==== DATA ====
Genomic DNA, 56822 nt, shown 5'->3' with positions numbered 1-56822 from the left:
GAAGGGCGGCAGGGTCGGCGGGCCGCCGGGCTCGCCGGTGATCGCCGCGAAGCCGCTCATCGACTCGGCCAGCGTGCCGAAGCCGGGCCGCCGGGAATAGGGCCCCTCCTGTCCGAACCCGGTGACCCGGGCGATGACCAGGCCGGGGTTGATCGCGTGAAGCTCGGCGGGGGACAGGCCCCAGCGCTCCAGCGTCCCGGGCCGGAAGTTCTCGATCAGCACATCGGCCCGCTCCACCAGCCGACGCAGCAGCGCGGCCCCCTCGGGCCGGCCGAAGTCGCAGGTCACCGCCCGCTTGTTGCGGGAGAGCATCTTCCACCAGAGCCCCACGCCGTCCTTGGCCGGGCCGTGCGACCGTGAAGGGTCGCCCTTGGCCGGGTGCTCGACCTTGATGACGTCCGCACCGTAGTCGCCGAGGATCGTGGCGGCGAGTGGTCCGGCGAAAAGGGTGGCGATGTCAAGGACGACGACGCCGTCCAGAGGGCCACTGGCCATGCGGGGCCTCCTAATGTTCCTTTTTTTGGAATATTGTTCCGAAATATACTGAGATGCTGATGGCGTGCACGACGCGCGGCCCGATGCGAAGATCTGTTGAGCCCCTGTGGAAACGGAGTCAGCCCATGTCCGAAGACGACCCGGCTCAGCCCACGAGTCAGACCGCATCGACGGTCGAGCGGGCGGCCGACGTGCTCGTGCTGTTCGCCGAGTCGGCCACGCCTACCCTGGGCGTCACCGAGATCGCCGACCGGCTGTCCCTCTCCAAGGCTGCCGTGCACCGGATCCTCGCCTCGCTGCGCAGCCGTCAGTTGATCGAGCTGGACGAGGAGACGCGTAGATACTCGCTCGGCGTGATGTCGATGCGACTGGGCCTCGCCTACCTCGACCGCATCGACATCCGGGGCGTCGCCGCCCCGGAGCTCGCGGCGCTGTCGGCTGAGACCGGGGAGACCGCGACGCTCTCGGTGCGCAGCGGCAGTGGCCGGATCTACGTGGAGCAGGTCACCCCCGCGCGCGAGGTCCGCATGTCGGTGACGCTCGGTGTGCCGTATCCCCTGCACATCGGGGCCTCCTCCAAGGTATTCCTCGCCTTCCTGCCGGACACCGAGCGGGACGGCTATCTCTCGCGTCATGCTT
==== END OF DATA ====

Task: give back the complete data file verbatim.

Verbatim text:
Genomic DNA, 56822 nt, shown 5'->3' with positions numbered 1-56822 from the left:
GAAGGGCGGCAGGGTCGGCGGGCCGCCGGGCTCGCCGGTGATCGCCGCGAAGCCGCTCATCGACTCGGCCAGCGTGCCGAAGCCGGGCCGCCGGGAATAGGGCCCCTCCTGTCCGAACCCGGTGACCCGGGCGATGACCAGGCCGGGGTTGATCGCGTGAAGCTCGGCGGGGGACAGGCCCCAGCGCTCCAGCGTCCCGGGCCGGAAGTTCTCGATCAGCACATCGGCCCGCTCCACCAGCCGACGCAGCAGCGCGGCCCCCTCGGGCCGGCCGAAGTCGCAGGTCACCGCCCGCTTGTTGCGGGAGAGCATCTTCCACCAGAGCCCCACGCCGTCCTTGGCCGGGCCGTGCGACCGTGAAGGGTCGCCCTTGGCCGGGTGCTCGACCTTGATGACGTCCGCACCGTAGTCGCCGAGGATCGTGGCGGCGAGTGGTCCGGCGAAAAGGGTGGCGATGTCAAGGACGACGACGCCGTCCAGAGGGCCACTGGCCATGCGGGGCCTCCTAATGTTCCTTTTTTTGGAATATTGTTCCGAAATATACTGAGATGCTGATGGCGTGCACGACGCGCGGCCCGATGCGAAGATCTGTTGAGCCCCTGTGGAAACGGAGTCAGCCCATGTCCGAAGACGACCCGGCTCAGCCCACGAGTCAGACCGCATCGACGGTCGAGCGGGCGGCCGACGTGCTCGTGCTGTTCGCCGAGTCGGCCACGCCTACCCTGGGCGTCACCGAGATCGCCGACCGGCTGTCCCTCTCCAAGGCTGCCGTGCACCGGATCCTCGCCTCGCTGCGCAGCCGTCAGTTGATCGAGCTGGACGAGGAGACGCGTAGATACTCGCTCGGCGTGATGTCGATGCGACTGGGCCTCGCCTACCTCGACCGCATCGACATCCGGGGCGTCGCCGCCCCGGAGCTCGCGGCGCTGTCGGCTGAGACCGGGGAGACCGCGACGCTCTCGGTGCGCAGCGGCAGTGGCCGGATCTACGTGGAGCAGGTCACCCCCGCGCGCGAGGTCCGCATGTCGGTGACGCTCGGTGTGCCGTATCCCCTGCACATCGGGGCCTCCTCCAAGGTATTCCTCGCCTTCCTGCCGGACACCGAGCGGGACGGCTATCTCTCGCGTCATGCTT